Goto main content
A message for the National Day of Prayer in Solidarity with Indigenous Peoples
2022-11-29

A message for the National Day of Prayer in Solidarity with Indigenous Peoples

This year, we have been blessed to have had a delegation of Indigenous people visit Pope Francis in Rome in order to receive his apology on behalf of the Roman Catholic Church, and again to welcome the Holy Father to this land to hear his words of sorrow as he embarked on his, self described, “Pilgrimage of Penance”. Let us take this opportunity to build on the reflections offered by Pope Francis.

The Holy Father comments that he is struck by the Indigenous delegations’ wise and farsighted term “traditional wisdom” as it applies to the need to consider the impact of deliberations as far into the future as the seventh generation. Pope Francis’ understanding of the family bond over generations, and its importance in moving forward with reconciliation is instructive and it opens the door for all Catholics to learn about and apply understandings of the Indigenous world view towards reconciliation.  

In Rome, Pope Francis remarked, “The ties that connect the elderly and the young are essential. They must be protected lest we lose our historical memory and very identity”. At the Mass in Edmonton, celebrating the feast day of Saints Anne and Joachim, the Holy Father recognized the gift that is family and how, “No one comes into this life detached from others. The love that awaited us and welcomed us into this world are part of a unique history that preceded us… we did not choose that history; we received it as a gift.” This is consistent with the insight from an Elder from Cold Lake, Alberta who responded to a question about why Indigenous parents were indulgent with their children, saying, “We must not injure the child’s spirit”. Children’s experiences of abuse at the hands of those who would shape their lives are contrary to this principle and that, in Indigenous settings, family ties are to be nurtured, protected, and cherished as the gift they are.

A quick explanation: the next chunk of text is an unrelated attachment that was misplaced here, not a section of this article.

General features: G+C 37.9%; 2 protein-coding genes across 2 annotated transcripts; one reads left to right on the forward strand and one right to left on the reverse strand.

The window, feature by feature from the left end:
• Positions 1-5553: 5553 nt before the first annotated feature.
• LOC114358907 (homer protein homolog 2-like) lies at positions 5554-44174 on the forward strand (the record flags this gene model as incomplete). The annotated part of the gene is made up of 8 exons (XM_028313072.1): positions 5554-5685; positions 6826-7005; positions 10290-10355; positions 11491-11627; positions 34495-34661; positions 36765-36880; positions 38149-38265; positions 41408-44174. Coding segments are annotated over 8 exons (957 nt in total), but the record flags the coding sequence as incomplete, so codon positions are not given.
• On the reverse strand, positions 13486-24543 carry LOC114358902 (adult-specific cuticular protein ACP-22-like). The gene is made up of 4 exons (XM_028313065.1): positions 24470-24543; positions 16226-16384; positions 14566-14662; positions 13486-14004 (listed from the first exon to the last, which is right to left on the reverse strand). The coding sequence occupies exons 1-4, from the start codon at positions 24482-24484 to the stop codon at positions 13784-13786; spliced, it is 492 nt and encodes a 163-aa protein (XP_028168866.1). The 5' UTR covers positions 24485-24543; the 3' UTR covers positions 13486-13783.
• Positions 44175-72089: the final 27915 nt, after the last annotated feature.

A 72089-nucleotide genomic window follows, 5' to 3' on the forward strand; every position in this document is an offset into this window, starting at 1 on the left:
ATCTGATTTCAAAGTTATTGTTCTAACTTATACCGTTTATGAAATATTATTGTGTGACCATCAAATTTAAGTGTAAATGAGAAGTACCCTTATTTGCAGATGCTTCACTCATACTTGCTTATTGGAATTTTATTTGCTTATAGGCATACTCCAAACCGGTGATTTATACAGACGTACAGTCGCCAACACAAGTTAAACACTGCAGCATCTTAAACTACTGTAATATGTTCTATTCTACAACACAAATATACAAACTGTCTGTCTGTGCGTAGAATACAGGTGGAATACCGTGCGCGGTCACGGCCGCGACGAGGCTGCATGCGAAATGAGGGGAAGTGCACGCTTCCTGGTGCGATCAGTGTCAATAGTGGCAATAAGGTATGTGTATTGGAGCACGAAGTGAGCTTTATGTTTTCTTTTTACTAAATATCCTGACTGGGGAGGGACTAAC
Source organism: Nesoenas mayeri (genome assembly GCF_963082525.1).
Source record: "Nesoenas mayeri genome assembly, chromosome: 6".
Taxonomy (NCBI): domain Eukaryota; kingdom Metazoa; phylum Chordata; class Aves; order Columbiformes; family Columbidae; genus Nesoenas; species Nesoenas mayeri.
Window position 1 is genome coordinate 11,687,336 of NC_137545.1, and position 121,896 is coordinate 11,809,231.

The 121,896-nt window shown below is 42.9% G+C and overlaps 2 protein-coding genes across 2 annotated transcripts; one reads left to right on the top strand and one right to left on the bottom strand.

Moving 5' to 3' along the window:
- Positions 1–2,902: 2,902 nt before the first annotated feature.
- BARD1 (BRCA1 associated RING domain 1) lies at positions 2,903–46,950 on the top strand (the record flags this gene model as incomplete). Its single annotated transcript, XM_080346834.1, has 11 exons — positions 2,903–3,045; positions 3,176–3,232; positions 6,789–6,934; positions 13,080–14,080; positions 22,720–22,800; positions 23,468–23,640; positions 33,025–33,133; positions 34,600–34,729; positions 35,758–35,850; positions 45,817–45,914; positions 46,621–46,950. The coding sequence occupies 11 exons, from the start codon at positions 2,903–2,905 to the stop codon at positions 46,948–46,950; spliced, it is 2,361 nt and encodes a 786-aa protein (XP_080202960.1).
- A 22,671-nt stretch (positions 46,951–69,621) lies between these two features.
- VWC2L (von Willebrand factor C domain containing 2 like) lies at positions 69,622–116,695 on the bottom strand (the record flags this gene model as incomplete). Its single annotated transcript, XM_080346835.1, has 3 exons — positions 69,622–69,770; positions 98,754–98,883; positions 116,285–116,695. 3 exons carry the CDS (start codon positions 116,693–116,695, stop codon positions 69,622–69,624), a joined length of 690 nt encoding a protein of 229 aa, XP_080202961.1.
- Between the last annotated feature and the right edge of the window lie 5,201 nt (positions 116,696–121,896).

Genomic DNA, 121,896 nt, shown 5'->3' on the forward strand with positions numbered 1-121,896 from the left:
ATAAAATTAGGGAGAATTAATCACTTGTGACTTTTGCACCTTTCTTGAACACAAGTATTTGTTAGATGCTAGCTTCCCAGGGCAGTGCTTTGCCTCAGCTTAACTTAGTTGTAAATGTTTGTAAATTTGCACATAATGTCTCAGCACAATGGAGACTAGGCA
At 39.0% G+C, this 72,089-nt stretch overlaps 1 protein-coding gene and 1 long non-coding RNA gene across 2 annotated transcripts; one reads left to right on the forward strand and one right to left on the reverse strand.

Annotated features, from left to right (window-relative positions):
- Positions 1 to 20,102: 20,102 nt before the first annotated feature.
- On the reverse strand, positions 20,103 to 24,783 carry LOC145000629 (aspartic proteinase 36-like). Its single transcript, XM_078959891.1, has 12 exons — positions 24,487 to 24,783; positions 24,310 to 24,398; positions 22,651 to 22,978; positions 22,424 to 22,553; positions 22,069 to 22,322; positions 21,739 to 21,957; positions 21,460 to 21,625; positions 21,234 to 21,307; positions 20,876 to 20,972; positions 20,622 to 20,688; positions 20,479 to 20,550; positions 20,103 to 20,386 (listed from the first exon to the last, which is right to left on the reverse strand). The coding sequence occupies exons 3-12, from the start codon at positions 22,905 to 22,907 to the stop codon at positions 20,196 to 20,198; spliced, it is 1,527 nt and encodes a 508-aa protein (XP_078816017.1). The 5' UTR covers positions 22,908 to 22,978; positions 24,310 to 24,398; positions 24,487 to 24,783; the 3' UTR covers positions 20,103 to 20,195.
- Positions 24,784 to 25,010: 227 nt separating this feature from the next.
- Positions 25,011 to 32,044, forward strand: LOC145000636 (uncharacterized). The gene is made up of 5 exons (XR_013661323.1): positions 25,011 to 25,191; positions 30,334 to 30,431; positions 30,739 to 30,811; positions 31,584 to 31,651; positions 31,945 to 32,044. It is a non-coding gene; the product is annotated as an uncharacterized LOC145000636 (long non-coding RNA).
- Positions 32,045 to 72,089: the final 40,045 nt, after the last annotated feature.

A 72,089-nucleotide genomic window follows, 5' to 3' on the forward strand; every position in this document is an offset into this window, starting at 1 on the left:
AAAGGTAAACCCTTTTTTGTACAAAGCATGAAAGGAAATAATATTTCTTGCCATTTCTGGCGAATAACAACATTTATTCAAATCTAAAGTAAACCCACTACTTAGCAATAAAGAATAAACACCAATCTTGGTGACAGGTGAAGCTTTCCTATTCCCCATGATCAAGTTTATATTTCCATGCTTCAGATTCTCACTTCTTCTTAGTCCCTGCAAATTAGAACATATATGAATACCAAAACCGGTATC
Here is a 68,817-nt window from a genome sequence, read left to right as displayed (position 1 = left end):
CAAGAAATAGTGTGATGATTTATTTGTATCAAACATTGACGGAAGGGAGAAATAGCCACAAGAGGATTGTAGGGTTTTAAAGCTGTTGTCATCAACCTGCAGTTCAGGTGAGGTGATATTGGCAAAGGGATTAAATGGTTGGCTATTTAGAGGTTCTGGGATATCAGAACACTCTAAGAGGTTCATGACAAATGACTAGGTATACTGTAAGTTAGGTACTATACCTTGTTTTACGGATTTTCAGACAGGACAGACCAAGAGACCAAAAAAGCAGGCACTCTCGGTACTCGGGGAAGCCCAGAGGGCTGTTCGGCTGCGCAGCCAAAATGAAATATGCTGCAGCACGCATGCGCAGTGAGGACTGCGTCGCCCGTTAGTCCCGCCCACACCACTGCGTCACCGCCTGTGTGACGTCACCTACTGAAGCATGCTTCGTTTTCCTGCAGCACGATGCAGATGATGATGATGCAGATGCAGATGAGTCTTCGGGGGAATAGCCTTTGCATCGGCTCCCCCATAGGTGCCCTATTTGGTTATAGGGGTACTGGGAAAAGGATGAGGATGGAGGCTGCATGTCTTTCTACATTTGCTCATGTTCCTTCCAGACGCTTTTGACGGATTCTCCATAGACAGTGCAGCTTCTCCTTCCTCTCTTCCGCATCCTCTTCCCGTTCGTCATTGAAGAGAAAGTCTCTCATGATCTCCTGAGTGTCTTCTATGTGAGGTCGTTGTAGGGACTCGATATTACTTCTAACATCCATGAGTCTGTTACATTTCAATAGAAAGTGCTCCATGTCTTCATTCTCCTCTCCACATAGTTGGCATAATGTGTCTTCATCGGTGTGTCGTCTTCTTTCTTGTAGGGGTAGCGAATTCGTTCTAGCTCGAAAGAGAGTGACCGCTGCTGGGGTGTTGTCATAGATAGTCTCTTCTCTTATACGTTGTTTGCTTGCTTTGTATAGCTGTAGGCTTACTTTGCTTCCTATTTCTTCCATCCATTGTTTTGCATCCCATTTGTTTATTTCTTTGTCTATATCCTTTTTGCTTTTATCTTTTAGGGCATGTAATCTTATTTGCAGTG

As Catholics, we share this value of strengthening nuclear and extended family ties, but we often do not see the many ways that colonization continues to impact the very thing we cherish. Indigenous voices have expressed that “residential school” continues in other forms. Child welfare authorities remove Indigenous children from nuclear and extended family settings. Canada’s justice system also removes parents from children which seriously affects opportunities for continuity of relationships, identity formation and indeed wholesome human development. As Catholics concerned about reconciliation, can we advocate for changes to these contributors to continued intergenerational trauma?

Maintenance and strengthening of family ties are very much in evidence in many Indigenous traditions from Powwows, which unite all generations in the gift of dance and feast, to the traditional wisdom demonstrated in the ‘pipe of peace’ smoking ceremony whose symbols teach the interdependence of all beings in creation. 

These are but a couple of examples from many traditions that can be further explored to help us acquire an understanding of Indigenous peoples, as part of the reconciliation journey. 

During his visit to Iqaluit, the last stop before his return to Rome, Pope Francis shared the words of an Elder who spoke of the beautiful spirit that reigned in Indigenous families before the advent of the Indian Residential School system. “He compared those days of grandparents, parents and children living harmoniously together as to springtime when the birds chirp happily around their mother. But then the singing stopped, families were broken up. Winter fell over everything”.

As we grow in our knowledge of one another and move away from stereotypes toward an increased understanding of our unique and shared beliefs and values, may our journey of reconciliation bring the springtime back once again and may our winter of shame be banished forever.

Canadian Catholic Indigenous Council

  • A message for the National Day of Prayer in Solidarity with Indigenous Peoples